Implementation of the International Health Regulations (2005):
A66/16 and A66/16 Add.1
Universal health coverage
The WHA adopted a resolution on the importance of educating health workers as part of universal health coverage. Member States expressed their ongoing commitment to ensuring that all people obtain the health services they need without the risk of financial ruin. They emphasized that universal health coverage is not just about health financing but requires strong health systems to provide a range of quality, affordable services at all levels of care.
Member States expressed strong support for WHO's action plan and reiterated their call for a monitoring framework to help them to track progress towards universal health coverage. Many delegates expressed support that universal health coverage should feature in the post-2015 development agenda.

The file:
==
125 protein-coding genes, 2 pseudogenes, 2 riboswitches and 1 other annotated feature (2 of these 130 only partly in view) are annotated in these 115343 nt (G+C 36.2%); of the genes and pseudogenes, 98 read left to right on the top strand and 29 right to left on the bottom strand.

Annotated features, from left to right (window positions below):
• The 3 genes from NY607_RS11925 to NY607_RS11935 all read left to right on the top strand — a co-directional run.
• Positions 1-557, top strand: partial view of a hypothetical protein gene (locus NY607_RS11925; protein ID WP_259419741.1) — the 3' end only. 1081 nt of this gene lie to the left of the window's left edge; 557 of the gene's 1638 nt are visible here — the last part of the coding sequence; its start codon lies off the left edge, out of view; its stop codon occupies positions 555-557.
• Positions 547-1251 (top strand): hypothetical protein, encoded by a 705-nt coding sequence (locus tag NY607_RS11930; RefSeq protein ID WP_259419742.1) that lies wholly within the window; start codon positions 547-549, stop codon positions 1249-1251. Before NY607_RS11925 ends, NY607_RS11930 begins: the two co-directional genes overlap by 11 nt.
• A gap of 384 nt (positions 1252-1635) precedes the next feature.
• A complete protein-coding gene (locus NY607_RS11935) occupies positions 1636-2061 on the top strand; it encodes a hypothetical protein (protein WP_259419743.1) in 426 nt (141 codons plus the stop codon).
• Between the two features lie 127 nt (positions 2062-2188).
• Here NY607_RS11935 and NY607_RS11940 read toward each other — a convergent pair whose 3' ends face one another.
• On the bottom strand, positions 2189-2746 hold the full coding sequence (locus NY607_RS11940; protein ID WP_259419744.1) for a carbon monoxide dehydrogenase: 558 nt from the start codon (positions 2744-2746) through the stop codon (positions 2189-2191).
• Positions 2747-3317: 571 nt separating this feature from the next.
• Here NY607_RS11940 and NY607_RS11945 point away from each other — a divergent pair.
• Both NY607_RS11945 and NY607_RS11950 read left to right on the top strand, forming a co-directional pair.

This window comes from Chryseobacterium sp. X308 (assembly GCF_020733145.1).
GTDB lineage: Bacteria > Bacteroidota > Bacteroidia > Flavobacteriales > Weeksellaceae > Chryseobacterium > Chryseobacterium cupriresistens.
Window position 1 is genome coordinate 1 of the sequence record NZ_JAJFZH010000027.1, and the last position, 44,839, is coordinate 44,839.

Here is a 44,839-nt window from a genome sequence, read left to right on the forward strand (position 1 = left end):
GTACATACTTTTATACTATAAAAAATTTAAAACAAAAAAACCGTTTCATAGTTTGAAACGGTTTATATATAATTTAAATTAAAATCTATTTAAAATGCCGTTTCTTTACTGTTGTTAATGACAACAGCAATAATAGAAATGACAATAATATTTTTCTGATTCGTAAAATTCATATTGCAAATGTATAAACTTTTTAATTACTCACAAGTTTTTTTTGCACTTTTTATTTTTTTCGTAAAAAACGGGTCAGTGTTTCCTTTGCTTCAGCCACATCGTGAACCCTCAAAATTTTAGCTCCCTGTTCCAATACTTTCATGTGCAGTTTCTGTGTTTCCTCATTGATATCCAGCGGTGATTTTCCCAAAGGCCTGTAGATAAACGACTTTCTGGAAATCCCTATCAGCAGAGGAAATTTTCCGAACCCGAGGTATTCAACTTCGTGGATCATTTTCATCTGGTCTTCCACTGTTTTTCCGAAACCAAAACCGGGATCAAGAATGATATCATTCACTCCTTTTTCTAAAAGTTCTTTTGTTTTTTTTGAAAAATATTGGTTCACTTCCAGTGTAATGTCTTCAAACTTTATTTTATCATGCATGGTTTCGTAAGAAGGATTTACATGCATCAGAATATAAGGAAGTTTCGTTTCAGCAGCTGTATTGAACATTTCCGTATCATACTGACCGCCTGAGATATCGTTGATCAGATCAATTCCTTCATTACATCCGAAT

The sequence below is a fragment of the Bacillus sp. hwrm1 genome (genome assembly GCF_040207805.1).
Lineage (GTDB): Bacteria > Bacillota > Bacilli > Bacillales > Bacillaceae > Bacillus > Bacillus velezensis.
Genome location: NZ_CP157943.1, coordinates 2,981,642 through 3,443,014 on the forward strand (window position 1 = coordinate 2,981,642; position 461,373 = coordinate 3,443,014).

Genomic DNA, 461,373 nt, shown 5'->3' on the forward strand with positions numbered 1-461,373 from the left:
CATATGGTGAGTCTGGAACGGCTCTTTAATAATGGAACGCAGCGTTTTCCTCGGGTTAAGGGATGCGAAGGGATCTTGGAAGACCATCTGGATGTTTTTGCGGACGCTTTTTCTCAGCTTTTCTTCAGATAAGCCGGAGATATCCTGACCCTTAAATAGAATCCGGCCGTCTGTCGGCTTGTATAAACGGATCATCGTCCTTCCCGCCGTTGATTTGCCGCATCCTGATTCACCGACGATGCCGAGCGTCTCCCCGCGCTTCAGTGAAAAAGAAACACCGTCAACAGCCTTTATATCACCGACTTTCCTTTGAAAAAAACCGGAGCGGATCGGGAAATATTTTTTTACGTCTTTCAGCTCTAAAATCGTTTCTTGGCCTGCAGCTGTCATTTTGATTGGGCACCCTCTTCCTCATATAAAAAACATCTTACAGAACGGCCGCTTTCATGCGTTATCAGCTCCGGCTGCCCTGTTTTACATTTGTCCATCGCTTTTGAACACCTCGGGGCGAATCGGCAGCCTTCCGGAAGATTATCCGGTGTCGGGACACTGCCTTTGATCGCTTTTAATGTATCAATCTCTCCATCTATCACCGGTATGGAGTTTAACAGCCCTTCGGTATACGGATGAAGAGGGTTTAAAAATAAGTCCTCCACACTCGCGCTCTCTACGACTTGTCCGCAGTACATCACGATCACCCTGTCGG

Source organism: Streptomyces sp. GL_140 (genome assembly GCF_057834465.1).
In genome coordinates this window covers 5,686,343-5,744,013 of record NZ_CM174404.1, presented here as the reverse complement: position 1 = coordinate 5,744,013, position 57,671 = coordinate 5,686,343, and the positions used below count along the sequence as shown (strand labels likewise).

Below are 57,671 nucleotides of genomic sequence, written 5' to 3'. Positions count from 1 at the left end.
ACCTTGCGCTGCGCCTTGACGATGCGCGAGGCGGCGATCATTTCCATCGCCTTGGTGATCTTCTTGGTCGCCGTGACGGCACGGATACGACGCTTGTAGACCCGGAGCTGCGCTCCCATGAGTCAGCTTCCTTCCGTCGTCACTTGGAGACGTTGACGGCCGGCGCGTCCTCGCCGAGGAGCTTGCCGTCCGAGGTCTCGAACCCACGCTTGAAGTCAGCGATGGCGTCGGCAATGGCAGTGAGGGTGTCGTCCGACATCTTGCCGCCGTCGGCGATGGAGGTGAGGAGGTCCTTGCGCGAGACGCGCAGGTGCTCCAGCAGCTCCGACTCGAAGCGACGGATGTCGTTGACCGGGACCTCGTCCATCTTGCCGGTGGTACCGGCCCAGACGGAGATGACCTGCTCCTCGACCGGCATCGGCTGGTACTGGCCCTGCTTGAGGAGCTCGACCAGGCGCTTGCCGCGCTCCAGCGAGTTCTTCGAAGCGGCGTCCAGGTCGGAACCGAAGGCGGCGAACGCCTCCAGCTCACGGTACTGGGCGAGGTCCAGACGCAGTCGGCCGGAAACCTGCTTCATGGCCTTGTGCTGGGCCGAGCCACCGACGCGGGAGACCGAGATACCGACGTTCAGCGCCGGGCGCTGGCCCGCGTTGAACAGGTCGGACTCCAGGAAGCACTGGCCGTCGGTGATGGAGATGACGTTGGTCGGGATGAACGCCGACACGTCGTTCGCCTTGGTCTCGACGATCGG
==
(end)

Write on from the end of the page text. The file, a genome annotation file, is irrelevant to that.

Universal health coverage (A66/24)
Social determinants of health
The Secretariat noted improved performance in the four areas highlighted in the resolution on the outcome of the World Conference on Social Determinants of Health: consideration of social determinants of health in the assessment of global needs for health; support to Member States in implementing the Rio Political Declaration on Social Determinants of Health; work across the United Nations system on advocacy, research, capacity-building and direct technical support; and, advocating the importance of integrating social determinants of health perspectives into forthcoming United Nations and other high-level meetings related to health and/or social development.
Social determinants of health (A66/15)Disability